Academic Life in Emergency Medicine (ALiEM) stands in solidarity with emergency physicians and learners in denouncing the structural racism and acts of violence that disproportionately affect persons of color. ALiEM denounces the senseless death of George Floyd which adds to the ever-rising numbers of deaths among Black men and women. The dissemination of the now-viral video documenting Mr. Floyd’s last desperate moments has brought a renewed public awareness to a disease that has for far too long afflicted this nation. We see the injustice and disparities in healthcare that are made even more visible during the COVID-19 pandemic. ALiEM is committed to taking action against racism and discrimination and joins the American College of Emergency Physicians (ACEP), the Society for Academic Emergency Medicine (SAEM), and the American Academy of Emergency Medicine (AAEM) in urging frontline healthcare providers, educators, and leaders to promote a safe, equitable, and inclusive learning and patient care environment in emergency medicine. We support diversity in free and open access to medical education and uphold efforts to embrace our common humanity.
One of the most common themes in advice for career advancement is “find a mentor.” But we are rarely told HOW to find a mentor, WHY we need mentors, or WHAT ROLE mentors are supposed to play in our careers. In addition to the lack of direction regarding mentorship, when you start to research “what is mentorship,” it becomes clear that there are several limitations to the benefits of this popularized mentor-mentee relationship. To see results, the key may be more than mentorship and the answer is likely sponsorship.
Now more than ever, medical educators are excited about the flipped classroom, defined by Bishop and Verleger as “a new pedagogical method, which employs asynchronous video lectures and practice problems as homework, and active, group-based problem-solving activities in the classroom” . The premise is that students will learn basic concepts during self-study, at their own pace, and come to the classroom ready to dive into small groups and problem-based application .
This approach may be unfamiliar and you may find yourself asking:
- Why should I care?
- How do I get the most out of it?
Let’s begin with the first question. Several studies looking at the flipped classroom conclude it is good for your learning. Though it may initially be perceived as extra work, once the student realizes that the work just replaces the after-class homework they used to do, students’ report a generally high satisfaction, and high engagement with the in-class activity [3-6]. The flipped classroom can make you a more effective “lifelong learner.” While assessing learning efficacy is challenging, some studies have shown improvements in analytical and problem-solving skills in students who come prepared and fully engage in the in-class activities [3,7].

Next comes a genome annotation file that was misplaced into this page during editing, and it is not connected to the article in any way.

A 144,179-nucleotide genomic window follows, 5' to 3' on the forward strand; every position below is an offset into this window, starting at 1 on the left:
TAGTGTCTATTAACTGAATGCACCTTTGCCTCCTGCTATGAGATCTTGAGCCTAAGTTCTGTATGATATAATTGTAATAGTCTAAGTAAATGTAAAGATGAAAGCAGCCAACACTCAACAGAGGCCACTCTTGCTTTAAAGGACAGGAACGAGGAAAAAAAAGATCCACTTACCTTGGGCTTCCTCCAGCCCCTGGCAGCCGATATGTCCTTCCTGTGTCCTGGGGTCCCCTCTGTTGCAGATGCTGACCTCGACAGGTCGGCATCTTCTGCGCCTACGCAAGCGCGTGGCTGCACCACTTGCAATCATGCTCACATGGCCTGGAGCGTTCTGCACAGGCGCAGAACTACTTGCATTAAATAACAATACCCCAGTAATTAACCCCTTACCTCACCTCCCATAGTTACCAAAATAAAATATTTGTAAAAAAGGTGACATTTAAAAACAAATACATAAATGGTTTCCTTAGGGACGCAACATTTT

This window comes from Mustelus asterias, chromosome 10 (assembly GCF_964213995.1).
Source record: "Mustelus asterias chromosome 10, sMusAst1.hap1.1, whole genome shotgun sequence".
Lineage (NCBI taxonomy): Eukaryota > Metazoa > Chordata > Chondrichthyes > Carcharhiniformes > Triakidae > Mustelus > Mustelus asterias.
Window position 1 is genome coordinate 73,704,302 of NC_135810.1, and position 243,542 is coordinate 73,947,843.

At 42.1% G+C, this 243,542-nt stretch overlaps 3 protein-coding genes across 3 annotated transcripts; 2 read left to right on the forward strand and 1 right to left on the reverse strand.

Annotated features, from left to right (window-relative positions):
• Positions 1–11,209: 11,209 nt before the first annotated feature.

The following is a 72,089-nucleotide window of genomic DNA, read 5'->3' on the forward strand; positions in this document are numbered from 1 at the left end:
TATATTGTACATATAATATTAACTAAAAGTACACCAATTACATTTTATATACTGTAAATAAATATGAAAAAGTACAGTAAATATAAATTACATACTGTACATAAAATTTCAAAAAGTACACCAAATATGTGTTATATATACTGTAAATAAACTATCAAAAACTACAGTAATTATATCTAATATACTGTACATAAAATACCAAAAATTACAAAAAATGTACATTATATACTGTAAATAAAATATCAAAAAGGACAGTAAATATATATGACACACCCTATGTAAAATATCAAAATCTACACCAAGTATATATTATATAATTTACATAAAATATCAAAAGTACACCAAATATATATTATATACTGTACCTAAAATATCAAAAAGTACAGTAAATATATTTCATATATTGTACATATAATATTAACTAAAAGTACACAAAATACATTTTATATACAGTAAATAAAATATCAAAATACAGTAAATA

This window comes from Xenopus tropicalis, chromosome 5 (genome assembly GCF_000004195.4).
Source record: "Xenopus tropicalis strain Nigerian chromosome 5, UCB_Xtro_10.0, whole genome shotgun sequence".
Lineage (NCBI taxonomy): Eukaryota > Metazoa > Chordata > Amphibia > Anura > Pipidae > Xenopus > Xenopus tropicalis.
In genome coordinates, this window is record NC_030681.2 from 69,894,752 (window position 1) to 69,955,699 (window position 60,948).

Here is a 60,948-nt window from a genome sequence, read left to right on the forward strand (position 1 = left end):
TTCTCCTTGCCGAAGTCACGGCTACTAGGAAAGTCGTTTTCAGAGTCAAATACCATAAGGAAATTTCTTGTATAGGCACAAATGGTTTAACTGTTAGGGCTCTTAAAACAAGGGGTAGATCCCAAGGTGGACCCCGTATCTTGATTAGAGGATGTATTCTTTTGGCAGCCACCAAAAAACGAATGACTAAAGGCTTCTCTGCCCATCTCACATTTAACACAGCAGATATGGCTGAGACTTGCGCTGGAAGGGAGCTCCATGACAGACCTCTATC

As for the second question, to ensure that you get the best flipped classroom experience, we compiled a list of must-do steps to engage with this educational strategy successfully.
Tips and Tricks:
Prepare (yes, really)
The proverbial wisdom that “by failing to prepare, you are preparing to fail” holds true with this pedagogy. Don’t walk through the door if you haven’t done the prep work. Assigned videos and podcasts are not just “suggestions,” but rather the building blocks for your in-class time. The point of the flipped classroom is for you to do the “easy stuff” at home and the harder, application-type activities, with your educator present. It’s essential that you complete them prior to class. Think of it as doing the classwork at home, and the homework in class! By reviewing material ahead of time you will be ready to ask clarifying questions and grasp higher-level concepts, in order to make the best use of your teacher’s direct attention.
Don’t skip ahead (or you’ll end up behind)
With access to the learning material online, you may be tempted to “skip ahead” to answers. However, the course will often build on itself and part of the learning process will be to work through application problems with only the information you have at the moment. Future sessions may allow a second-look with a new lens, so staying true to the current schedule is best. Similarly, allowing yourself to fall behind and expecting to catch up later will put you at a disadvantage during the in-person sessions.
Commitment (like any good relationship)